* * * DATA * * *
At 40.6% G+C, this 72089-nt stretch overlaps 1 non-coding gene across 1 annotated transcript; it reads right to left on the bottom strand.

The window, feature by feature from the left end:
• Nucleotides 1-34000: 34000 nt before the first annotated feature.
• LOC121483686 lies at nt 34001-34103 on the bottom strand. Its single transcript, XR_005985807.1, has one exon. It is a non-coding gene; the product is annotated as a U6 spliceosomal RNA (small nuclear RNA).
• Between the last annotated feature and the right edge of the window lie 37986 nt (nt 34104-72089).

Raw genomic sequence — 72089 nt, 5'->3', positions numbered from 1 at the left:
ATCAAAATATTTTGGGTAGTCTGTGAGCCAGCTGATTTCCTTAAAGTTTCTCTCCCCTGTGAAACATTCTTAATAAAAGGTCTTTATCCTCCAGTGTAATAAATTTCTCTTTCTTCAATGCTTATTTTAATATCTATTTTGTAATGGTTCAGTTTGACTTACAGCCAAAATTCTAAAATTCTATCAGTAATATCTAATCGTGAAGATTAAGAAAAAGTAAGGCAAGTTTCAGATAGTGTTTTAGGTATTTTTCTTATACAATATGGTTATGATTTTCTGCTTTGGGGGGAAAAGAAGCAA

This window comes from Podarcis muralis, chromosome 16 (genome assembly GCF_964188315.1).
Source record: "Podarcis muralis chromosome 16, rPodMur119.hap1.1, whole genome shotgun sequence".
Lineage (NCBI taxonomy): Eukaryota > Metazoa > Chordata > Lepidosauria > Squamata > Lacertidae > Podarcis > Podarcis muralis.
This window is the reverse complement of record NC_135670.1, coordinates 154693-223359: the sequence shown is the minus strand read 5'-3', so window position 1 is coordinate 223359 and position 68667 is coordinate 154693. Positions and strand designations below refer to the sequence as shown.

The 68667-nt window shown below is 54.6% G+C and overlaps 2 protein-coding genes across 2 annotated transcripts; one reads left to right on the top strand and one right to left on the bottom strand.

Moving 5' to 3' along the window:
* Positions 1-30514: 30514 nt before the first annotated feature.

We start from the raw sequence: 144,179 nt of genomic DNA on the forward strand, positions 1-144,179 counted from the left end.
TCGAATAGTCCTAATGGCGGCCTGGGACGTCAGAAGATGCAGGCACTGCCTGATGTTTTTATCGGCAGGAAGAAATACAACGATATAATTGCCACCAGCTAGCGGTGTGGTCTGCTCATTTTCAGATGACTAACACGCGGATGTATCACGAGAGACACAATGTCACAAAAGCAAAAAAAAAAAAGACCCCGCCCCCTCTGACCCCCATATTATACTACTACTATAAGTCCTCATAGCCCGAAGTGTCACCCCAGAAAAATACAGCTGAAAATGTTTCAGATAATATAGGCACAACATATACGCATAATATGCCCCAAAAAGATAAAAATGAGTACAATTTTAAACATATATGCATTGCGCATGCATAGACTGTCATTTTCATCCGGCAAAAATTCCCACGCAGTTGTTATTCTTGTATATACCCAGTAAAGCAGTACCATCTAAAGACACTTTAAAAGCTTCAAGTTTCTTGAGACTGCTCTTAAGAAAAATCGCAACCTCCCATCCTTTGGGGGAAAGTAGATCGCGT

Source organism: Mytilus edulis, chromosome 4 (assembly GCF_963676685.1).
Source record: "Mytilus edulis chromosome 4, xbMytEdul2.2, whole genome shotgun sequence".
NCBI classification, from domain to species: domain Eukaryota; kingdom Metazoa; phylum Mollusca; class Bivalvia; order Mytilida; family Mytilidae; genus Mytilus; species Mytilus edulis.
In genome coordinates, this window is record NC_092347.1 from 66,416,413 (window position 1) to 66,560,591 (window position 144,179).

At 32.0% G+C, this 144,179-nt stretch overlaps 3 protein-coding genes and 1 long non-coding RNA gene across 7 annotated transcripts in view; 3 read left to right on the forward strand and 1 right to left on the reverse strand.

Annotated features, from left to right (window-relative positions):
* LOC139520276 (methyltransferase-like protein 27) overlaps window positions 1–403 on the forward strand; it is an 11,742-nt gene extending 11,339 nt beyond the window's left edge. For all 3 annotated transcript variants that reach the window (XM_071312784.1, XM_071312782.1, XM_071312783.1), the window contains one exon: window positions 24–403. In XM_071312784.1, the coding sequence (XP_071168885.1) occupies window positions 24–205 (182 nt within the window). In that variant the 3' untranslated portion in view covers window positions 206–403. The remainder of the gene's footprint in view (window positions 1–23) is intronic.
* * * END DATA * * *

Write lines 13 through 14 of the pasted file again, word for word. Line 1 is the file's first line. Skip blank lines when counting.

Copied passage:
Moving 5' to 3' along the window:
* Positions 1-30514: 30514 nt before the first annotated feature.